It's not just Republicans who are stupid.
Often the folks who hand out advice are exceedingly stupid also.
Particularly writing advice. (No, I'm not referring to William Safire. Not this time.)
Case in point: Macmillan Dictionary Blog.
Geoffrey Pullum's latest column on Lingua Franca rails against a post on Macmillan Dictionary Blog. Macmillan suggests purging all adverbs and adverbial phrases from one's writing and concludes: "Usually the meaning is still exactly the same but the piece is far easier to read."
Mr. Pullum replies:
I want to hang my head and cry when I see writing advice as boneheadedly misguided as this (and unfortunately that’s way too often).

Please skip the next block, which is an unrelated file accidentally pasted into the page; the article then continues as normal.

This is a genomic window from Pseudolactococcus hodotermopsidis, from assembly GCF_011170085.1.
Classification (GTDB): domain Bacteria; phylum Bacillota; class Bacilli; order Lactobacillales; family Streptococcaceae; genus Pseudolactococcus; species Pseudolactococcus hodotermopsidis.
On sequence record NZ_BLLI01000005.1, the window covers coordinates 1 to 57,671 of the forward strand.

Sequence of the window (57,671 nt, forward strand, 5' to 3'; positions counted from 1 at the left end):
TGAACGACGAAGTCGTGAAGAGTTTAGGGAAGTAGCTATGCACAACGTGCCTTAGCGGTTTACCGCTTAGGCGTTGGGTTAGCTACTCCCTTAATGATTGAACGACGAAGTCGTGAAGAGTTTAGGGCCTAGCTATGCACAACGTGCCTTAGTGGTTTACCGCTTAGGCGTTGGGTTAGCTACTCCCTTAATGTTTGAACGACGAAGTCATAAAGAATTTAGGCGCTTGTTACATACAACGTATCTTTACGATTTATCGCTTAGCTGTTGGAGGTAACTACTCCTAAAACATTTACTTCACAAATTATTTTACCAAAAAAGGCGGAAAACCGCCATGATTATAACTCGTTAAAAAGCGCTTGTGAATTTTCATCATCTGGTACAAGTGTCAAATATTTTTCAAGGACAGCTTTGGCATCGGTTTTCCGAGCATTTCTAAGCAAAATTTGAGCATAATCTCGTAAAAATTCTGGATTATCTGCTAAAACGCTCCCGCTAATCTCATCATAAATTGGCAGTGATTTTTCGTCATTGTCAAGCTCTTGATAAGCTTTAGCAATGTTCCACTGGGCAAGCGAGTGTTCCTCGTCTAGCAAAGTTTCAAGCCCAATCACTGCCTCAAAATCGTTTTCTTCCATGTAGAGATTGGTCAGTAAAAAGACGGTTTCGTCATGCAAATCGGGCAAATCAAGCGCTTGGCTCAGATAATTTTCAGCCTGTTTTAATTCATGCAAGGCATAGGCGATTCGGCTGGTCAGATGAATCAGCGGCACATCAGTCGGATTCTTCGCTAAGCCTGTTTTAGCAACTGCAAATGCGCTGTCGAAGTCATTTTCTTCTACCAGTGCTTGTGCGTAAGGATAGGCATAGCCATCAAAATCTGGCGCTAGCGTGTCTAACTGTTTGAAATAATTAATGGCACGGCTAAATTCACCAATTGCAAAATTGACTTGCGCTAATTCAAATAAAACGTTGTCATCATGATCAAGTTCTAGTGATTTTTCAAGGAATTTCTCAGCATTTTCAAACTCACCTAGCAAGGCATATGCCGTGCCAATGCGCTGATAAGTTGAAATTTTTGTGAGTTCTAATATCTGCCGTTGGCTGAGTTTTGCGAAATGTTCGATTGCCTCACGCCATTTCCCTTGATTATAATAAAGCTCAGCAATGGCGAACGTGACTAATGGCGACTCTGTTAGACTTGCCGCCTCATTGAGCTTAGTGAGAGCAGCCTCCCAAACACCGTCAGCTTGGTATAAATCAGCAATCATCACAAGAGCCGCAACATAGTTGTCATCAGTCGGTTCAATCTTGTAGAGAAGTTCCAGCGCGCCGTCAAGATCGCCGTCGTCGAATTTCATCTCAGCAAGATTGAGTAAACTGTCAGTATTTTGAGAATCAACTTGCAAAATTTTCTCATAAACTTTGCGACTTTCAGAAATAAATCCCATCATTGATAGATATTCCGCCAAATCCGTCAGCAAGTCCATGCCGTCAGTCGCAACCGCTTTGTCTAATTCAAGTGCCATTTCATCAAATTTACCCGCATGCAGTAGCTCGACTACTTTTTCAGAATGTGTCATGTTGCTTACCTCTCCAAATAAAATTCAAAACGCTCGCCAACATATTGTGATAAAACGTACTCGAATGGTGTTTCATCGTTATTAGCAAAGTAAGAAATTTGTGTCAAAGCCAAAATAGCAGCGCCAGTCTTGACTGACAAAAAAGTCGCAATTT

Take a look at the last sentence quoted: “Usually the meaning is still exactly the same but the piece is far easier to read.” The [italicized] words are all adverbs, so under its author’s advice the sentence should have read, “The meaning is the same but the piece is easier to read.”
If adverbs are monsters, and the main point of the piece is to recommend deleting them all, what happened here? Either the advice-giver is so stupid that he believes his advice but didn’t notice his own four flagrant violations of it, or the advice is so stupid that no advice-giver would dream of applying it to someone sensible like himself. I don’t see any other possibilities.